Library Loot is a weekly event co-hosted by Claire from The Captive Reader and Sharlene from Real Life Reading that encourages bloggers to share the books they’ve checked out from the library. If you’d like to participate, just write up your post-feel free to steal the button-and link it using the Mr. Linky any time during the week. And of course check out what other participants are getting from their libraries.
Hello! It’s Wednesday again! Don’t forget to link-up or comment below.
My hold for this just came in! It’s been ages since I’ve read a David Mitchell book. Can’t wait. I’m especially excited as it’s a music story! I’m always intrigued when the covers are so different. I believe the one on the left is the American cover, and the right is the British one. And I am more drawn to the British one, I love the colours, but not the font. I get that the American one is trying to reference a vinyl but it’s a bit meh for me. Maybe the colour scheme is too muted.
Utopia Avenue by David Mitchell
Utopia Avenue is the strangest British band you’ve never heard of. Emerging from London’s psychedelic scene in 1967 and fronted by folk singer Elf Holloway, guitar demigod Jasper de Zoet, and blues bassist Dean Moss, Utopia Avenue released only two LPs during its brief, blazing journey from the clubs of Soho and drafty ballrooms to Top of the Pops and the cusp of chart success, and on to glory in Amsterdam, prison in Rome, and a fateful American fortnight in the autumn of 1968.
David Mitchell’s captivating new novel tells the unexpurgated story of Utopia Avenue; of riots in the streets and revolutions in the head; of drugs, thugs, madness, love, sex, death, art; of the families we choose and the ones we don’t; of fame’s Faustian pact and stardom’s wobbly ladder. Can we change the world in turbulent times, or does the world change us?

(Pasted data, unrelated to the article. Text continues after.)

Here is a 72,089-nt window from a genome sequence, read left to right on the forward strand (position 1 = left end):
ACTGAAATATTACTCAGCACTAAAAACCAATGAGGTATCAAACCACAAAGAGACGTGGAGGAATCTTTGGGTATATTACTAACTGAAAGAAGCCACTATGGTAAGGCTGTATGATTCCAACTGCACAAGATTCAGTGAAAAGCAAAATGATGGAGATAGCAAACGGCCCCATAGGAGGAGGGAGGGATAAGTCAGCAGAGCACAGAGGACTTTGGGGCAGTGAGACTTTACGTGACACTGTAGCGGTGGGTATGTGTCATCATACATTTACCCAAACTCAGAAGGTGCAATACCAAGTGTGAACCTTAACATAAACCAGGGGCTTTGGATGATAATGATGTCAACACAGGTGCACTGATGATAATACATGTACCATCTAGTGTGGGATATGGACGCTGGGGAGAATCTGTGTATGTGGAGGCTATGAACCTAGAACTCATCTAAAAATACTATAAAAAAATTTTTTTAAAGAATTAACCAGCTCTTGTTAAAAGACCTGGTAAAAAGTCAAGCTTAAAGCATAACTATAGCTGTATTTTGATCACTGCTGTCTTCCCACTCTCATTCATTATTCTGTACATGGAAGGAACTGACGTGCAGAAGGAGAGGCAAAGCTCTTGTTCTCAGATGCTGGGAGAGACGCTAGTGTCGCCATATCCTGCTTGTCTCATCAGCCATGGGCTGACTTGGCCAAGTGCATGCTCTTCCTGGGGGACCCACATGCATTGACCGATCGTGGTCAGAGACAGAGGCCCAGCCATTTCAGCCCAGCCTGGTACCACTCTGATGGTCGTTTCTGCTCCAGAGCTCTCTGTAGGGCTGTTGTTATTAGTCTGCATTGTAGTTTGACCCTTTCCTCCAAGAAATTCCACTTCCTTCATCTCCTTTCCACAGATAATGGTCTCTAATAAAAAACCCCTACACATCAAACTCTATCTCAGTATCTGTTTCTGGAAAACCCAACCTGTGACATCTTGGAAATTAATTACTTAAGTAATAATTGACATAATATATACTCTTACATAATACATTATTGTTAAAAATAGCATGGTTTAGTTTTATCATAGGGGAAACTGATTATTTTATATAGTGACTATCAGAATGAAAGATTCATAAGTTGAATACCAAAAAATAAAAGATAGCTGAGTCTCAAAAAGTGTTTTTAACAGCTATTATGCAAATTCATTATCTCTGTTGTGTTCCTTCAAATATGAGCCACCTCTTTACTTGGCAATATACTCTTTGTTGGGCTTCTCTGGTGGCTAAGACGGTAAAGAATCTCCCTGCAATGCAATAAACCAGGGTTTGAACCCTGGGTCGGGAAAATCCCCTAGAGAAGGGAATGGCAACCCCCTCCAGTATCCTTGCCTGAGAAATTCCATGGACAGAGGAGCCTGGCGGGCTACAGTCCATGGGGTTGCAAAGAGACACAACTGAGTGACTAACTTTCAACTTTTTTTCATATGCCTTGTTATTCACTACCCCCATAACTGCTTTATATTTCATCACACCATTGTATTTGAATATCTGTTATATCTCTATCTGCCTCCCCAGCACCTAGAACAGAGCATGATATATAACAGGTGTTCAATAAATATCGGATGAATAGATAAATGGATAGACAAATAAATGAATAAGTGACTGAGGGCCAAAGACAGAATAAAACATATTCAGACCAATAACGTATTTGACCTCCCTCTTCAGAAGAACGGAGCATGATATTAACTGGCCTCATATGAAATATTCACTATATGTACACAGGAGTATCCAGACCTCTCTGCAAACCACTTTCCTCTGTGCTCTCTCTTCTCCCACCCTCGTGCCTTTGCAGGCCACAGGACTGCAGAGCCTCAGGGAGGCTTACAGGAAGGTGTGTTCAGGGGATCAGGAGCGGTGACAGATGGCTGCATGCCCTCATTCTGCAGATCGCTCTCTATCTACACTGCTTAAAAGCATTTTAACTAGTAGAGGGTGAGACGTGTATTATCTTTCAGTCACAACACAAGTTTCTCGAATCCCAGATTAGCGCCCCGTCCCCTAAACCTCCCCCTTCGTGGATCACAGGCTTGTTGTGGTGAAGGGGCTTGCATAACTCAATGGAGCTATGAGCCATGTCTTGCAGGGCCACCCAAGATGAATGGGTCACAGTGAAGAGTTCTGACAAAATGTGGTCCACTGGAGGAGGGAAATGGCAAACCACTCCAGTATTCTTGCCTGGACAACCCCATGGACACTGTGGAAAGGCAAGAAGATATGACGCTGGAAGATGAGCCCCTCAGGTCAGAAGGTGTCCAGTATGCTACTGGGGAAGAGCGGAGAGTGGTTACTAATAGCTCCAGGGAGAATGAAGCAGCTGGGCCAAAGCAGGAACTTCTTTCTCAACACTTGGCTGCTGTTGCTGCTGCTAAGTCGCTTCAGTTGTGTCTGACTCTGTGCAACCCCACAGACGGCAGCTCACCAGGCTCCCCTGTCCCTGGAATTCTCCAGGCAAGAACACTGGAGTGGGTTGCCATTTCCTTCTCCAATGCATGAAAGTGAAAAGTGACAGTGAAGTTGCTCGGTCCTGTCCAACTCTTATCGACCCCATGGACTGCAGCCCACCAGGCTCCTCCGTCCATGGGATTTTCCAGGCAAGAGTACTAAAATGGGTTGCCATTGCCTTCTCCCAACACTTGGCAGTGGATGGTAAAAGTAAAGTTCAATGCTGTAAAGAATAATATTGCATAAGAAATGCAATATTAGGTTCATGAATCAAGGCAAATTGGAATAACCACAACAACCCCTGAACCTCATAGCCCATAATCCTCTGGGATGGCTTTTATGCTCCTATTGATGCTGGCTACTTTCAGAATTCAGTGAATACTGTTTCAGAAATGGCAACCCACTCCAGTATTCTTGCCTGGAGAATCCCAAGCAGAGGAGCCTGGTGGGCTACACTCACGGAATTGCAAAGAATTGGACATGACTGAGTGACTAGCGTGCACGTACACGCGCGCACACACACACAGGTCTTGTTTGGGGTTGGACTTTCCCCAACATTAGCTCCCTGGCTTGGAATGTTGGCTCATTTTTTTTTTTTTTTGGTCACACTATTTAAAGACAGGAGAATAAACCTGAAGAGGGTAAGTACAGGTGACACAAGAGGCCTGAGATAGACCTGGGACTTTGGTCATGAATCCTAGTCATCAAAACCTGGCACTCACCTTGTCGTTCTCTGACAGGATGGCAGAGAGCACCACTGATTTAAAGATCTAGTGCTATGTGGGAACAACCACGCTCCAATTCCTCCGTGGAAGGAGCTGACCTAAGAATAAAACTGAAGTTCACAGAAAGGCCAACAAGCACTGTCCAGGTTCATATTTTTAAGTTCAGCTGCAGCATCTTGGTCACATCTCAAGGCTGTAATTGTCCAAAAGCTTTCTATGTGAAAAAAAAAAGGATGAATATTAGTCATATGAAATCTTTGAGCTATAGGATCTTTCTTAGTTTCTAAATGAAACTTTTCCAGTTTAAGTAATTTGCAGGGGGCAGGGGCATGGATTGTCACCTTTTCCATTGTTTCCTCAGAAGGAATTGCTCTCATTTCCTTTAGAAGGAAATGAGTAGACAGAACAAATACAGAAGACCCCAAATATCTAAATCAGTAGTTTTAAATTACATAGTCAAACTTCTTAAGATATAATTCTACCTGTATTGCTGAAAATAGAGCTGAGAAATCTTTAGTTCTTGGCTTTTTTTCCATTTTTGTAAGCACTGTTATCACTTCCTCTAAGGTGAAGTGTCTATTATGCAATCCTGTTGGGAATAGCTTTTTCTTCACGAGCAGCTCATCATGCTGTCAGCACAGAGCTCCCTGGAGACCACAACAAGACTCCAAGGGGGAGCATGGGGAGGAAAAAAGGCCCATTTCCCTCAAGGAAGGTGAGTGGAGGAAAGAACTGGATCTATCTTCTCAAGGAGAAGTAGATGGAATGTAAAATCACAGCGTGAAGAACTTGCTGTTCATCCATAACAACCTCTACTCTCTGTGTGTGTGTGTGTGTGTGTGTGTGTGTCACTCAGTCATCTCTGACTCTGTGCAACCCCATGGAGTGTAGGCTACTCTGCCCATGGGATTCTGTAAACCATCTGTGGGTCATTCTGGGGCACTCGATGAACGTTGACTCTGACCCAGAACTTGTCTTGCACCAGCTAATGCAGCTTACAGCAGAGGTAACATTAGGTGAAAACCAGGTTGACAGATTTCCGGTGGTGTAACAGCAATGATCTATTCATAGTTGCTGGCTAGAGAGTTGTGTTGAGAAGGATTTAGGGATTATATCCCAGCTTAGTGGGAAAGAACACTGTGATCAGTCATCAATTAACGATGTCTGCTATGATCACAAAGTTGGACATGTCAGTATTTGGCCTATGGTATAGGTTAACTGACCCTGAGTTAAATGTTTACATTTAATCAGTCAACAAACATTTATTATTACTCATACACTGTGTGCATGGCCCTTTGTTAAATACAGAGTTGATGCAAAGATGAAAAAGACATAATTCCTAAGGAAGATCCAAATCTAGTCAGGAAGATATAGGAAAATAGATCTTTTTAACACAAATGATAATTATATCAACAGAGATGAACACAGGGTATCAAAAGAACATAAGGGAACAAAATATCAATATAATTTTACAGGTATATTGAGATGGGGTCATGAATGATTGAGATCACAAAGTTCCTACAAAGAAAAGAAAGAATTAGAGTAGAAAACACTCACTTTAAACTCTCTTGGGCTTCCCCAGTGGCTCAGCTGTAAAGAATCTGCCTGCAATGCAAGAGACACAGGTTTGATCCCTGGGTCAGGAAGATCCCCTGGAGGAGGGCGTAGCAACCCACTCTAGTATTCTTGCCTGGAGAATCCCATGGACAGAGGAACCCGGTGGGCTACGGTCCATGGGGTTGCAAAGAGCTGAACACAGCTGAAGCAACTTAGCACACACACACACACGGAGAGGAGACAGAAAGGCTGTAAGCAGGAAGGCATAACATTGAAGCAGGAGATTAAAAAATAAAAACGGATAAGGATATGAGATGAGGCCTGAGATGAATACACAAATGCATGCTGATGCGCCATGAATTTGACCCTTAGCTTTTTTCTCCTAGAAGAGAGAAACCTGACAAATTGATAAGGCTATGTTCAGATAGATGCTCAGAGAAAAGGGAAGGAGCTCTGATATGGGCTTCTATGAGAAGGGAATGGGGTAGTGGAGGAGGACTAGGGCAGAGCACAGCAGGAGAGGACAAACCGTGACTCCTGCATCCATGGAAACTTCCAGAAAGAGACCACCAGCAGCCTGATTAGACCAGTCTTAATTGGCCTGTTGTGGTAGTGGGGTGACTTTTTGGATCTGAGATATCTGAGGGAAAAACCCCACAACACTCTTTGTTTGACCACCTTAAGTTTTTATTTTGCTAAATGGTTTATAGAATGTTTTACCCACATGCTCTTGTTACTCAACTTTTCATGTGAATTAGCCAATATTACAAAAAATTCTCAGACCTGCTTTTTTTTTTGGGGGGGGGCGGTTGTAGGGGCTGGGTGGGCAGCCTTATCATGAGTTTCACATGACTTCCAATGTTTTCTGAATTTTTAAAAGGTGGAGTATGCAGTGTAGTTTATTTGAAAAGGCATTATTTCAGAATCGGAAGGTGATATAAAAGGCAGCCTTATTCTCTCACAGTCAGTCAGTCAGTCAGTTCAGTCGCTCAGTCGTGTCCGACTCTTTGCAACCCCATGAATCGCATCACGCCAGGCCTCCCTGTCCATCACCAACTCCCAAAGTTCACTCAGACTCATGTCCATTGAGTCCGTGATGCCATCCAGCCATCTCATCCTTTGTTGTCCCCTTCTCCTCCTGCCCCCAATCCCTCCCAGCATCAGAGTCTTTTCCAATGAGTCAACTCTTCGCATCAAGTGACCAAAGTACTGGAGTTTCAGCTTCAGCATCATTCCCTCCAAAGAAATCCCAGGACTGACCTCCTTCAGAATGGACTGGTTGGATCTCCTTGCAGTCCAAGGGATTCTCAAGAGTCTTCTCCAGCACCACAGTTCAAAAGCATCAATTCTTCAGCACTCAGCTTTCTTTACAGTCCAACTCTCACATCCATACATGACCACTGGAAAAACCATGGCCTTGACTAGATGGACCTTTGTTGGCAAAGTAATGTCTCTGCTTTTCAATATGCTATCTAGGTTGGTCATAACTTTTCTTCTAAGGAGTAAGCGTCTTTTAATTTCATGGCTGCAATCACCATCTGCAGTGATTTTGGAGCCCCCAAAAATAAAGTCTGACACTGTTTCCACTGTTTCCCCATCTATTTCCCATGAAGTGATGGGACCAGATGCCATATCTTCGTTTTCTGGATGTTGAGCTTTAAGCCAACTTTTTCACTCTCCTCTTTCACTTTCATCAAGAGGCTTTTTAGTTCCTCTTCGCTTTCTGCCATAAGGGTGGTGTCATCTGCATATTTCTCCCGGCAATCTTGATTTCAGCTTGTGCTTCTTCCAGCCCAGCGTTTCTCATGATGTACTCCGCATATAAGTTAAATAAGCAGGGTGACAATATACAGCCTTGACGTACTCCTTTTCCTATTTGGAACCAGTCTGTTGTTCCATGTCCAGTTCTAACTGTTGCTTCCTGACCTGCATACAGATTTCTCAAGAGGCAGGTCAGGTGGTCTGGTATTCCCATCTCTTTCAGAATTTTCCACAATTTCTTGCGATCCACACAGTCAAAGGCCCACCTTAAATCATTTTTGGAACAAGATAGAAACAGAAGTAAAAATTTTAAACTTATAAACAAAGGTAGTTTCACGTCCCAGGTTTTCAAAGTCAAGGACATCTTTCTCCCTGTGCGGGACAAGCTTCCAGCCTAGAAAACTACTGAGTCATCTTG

The first book was a fun read. But I must say that I am not really a fan of covers with half-faces like that. The first book’s cover had the woman with her back to the photographer (also admittedly, I have issues with book covers that only show women’s backs…but that’s another story for another time). And while I am not a fan of women’s backs on covers, maybe they should have stuck to that and kept it constant.
Aurora Rising (Consortium Rebellion #2) – Jessie Mihalik
Bianca von Hasenberg did her duty for High House von Hasenberg and ended up trapped in a terrible marriage. When her husband dies unexpectedly and leaves her a happy widow, she vows never to marry again. Instead, she uses her connections to save other young women. Information is power and Bianca has a network that would be the envy of the ’verse—if anyone knew about it.
After an attack, Bianca’s oldest brother, the House von Hasenberg heir, disappears from Earth without a trace. Determined to find him, Bianca leaves against orders. When she refuses to return, her father sends Ian Bishop, the director of House von Hasenberg security, to haul her home like a recalcitrant child.
Bianca leads Ian on a merry chase across the universe, but when their paths finally collide, she persuades him that they would be far more successful at finding her brother if they worked together. She will do anything to save her sibling, even if it means spending time alone on a small ship with the handsome, infuriating man who once broke her heart.
As clues lead them deep into rival House Rockhurst territory, Bianca must decide if she can trust Ian with the one piece of information that could destroy her completely. . .
I first learnt of this book from Well-Read Black Girl and thought it sounded like a fun read. It was interesting to learn that it was first published in 1967. And it made me wonder, why didn’t I read Konigsburg’s books when I was a kid? I only read From The Mixed-Up Files of Mrs Basil E Frankweiler a few years ago – which for some reason, I have the impression was because of Buried in Print?
Jennifer, Hecate, Macbeth, WIlliam McKinley, and Me, Elizabeth – E.L. Konigsburg
Elizabeth is an only child, new in town, and the shortest kid in her class. She’s also pretty lonely, until she meets Jennifer. Jennifer is…well, different. She’s read Macbeth. She never wears jeans or shorts. She never says please or thank you. And she says she is a witch. It’s not always easy being friends with a witch, but it’s never boring. At first an apprentice and then a journeyman witch, Elizabeth learns to eat raw ends and how to cast small spells. And she and Jennifer collaborate on cooking up an ointment that will enable them to fly. That’s when a marvelous toad, Hilary Ezra, enters their lives. And that’s when trouble starts to brew.
What did you get from your library this week?